Liz Morgan, IIDA, Chandler Cooke, AIA, and Aaron Rivera, AIA, presented “The Imposter – The Struggle of the Emerging Professional” at PSC University 2019. Imposter phenomenon (IP) is also known as imposter syndrome or the imposter experience. IP is a psychological term used to describe people who are unable to internalize their accomplishments and are unconvinced that they are deserving of their successes. IP is experienced at some point by everyone including intellectuals and high achievers in history such as Albert Einstein and Maya Angelou. However, this syndrome is especially apparent in emerging professionals. Liz, Chandler and Aaron discussed the overall phenomenon, the effects it can have on mental health and how it inhibits success in the workplace. They also used their personal experiences as examples for how they have learned to deal with IP. Mentorship was a large role in taming “The Impostor” inside them.

There are three basic signs of IP:
1. Fear of being found out as being unworthy of success
2. Feeling like a fake who has deceived others of achieving success
3. Discounting success and attributing it luck or some factor other than intelligence or genuine ability

Identifying IP is important is because it affects mental health, but it also can inhibit personal growth, the growth of peers, creativity, and can even affect the success of a company. Pluralistic ignorance is one reason IP exists. This means that everyone doubts themselves, but no one voices those doubts to deal with insecurities. Discussions with peers and mentors can identify and build on the areas affected by IP. Are the expectations someone has placed on themselves unrealistic? Identify if that is true. These types of discussions should be authentic to help tame the imposter.

Liz mentioned an instance where she was working with another interior designer, Lacy Mangum. Liz kept apologizing for asking questions and for not knowing all the answers about a project they were working on. Liz said a simple statement of vulnerability from Lacy helped her conquer her internal imposter in that situation.

“‘We’ve all been green,’” Liz explained that Lacy had said. “‘You’re green. I don’t expect you to know everything. I don’t know everything.’ And it was that simple act of vulnerability that allowed me to learn in the public eye. It gave me a peace. I had permission to not know all the answers.”

Admitting to not knowing is important but so is identifying and remembering strengths and talents. Liz said she recreates positive situations by saving emails from projects she had successfully completed or listening to music that inspires her. Having a foundation built from strengths allows for continued growth and learning. A willingness to learn is a strength and can turn an imposter to a purposeful imposter, someone willing to gain expertise in the public eye.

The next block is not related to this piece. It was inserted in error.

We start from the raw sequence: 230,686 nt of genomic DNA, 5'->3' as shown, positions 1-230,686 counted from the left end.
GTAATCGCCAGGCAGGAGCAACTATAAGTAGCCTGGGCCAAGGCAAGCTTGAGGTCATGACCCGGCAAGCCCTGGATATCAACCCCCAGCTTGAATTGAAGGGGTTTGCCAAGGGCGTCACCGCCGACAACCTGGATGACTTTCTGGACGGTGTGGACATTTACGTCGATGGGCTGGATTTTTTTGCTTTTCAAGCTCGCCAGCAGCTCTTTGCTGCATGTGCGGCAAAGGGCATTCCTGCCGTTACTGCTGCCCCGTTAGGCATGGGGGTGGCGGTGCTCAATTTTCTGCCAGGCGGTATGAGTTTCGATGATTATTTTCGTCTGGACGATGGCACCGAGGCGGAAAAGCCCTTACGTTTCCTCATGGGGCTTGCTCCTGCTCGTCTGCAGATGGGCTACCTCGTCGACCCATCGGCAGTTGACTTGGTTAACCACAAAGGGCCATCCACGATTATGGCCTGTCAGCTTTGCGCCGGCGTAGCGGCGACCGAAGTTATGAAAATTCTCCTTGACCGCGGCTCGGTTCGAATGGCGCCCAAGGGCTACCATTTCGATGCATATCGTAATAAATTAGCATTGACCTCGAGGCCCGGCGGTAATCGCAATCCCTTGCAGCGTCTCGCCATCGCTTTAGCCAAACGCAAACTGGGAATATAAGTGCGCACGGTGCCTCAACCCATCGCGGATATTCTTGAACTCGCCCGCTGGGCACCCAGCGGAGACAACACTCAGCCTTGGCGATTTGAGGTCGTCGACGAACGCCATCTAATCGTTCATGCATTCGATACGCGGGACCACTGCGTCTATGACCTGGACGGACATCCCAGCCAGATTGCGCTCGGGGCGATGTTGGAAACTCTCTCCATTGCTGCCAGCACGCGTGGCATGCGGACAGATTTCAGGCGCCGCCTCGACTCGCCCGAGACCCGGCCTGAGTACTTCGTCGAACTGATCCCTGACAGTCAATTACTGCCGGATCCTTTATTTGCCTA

Mentorship helps purposeful imposters to gain confidence and build new skills while curing impostor syndrome. Chandler pointed out the different environments that offered him mentorship including school, his family’s lumber company and college where he changed his degree from being a youth minister to studying to be an architect.

He compared mentorship to his experiences fly fishing. The conditions of a situation change. The “fish” he wants to catch as an architect are clients that require different techniques and tools to achieve each goal. The “fishing guides” or mentors can teach a mentee to use those different tools, to be a support source when the “fisherman” does not achieve his goal and to encourage him when he does. This builds a relationship and creates accountability to try again and to build each other up in confidence and skill.

He said mentors tend to naturally find each other. A company employees work in is a vast resource for mentorship. PSC offers the resources of friends, peers and those who have earned the title “trusted advisor” to learn from. He said professionals are often surprised with how much they have to offer as mentors while still learning from others in return.

“We are sponges,” he said. “We absorb information and share it. We take information from mentors and share it to someone else.”

Through sharing information, acknowledging professional strengths and admitting to areas of improvement, professionals bring value to their services. Aaron mentioned two opposite instances involving imposter syndrome during projects. In the first example with a client, Aaron said he did not feel that he had a voice during the construction meetings. Because of IP, he did not feel that he had the authority or speak up. He stayed silent when he had the opportunity to show PSC’s value by walking the owner through solutions that PSC helped with, so the contractor received praise instead.

In the second example, Aaron constantly stayed in contact with the owner and sent all the information he had. His confidence and continual contact paid off when he was recognized for his work at the conclusion of the project. Now, Aaron is looking to quantify that outcome to see if the technique he used with that second client could be beneficial in all projects. In his 10 years at PSC, Aaron said that he has learned the importance of embracing what he does not know, of being courageous, vulnerable and humble enough to accept advice instead of his tendency to “go on an island” and figure something out on his own. All professionals should always take advantage of an opportunity to learn and be a part of something bigger. The impostor wants to take away that opportunity to learn, mentor and merchandize. PSC and all companies seeking success cannot submit to that if they want to succeed.

“You are not an impostor,” he said. “You are for real. It’s not luck. Everything you’re going to accomplish at PSC is not luck. It’s not timing. It’s not a lie. You deserve it all.”